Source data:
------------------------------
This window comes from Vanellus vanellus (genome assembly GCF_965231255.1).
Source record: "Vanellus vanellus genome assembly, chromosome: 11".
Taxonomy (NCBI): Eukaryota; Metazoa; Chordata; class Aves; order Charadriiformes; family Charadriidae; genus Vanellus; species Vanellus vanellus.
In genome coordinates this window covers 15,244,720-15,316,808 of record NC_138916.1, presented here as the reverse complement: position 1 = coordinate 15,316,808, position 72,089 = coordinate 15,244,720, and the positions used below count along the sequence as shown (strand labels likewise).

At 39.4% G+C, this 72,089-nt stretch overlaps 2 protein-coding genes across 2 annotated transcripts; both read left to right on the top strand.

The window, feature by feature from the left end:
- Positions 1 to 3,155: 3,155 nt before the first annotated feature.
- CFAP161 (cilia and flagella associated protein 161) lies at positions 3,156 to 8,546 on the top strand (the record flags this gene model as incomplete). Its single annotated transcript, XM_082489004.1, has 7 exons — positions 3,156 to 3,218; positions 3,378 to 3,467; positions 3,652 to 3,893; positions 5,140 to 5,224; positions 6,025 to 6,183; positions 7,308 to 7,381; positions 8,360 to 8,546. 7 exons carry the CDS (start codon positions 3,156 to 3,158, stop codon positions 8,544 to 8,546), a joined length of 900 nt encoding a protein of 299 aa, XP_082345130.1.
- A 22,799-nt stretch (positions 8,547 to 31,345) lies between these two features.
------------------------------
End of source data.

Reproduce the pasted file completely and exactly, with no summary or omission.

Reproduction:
This window comes from Vanellus vanellus (genome assembly GCF_965231255.1).
Source record: "Vanellus vanellus genome assembly, chromosome: 11".
Taxonomy (NCBI): Eukaryota; Metazoa; Chordata; class Aves; order Charadriiformes; family Charadriidae; genus Vanellus; species Vanellus vanellus.
In genome coordinates this window covers 15,244,720-15,316,808 of record NC_138916.1, presented here as the reverse complement: position 1 = coordinate 15,316,808, position 72,089 = coordinate 15,244,720, and the positions used below count along the sequence as shown (strand labels likewise).

At 39.4% G+C, this 72,089-nt stretch overlaps 2 protein-coding genes across 2 annotated transcripts; both read left to right on the top strand.

The window, feature by feature from the left end:
- Positions 1 to 3,155: 3,155 nt before the first annotated feature.
- CFAP161 (cilia and flagella associated protein 161) lies at positions 3,156 to 8,546 on the top strand (the record flags this gene model as incomplete). Its single annotated transcript, XM_082489004.1, has 7 exons — positions 3,156 to 3,218; positions 3,378 to 3,467; positions 3,652 to 3,893; positions 5,140 to 5,224; positions 6,025 to 6,183; positions 7,308 to 7,381; positions 8,360 to 8,546. 7 exons carry the CDS (start codon positions 3,156 to 3,158, stop codon positions 8,544 to 8,546), a joined length of 900 nt encoding a protein of 299 aa, XP_082345130.1.
- A 22,799-nt stretch (positions 8,547 to 31,345) lies between these two features.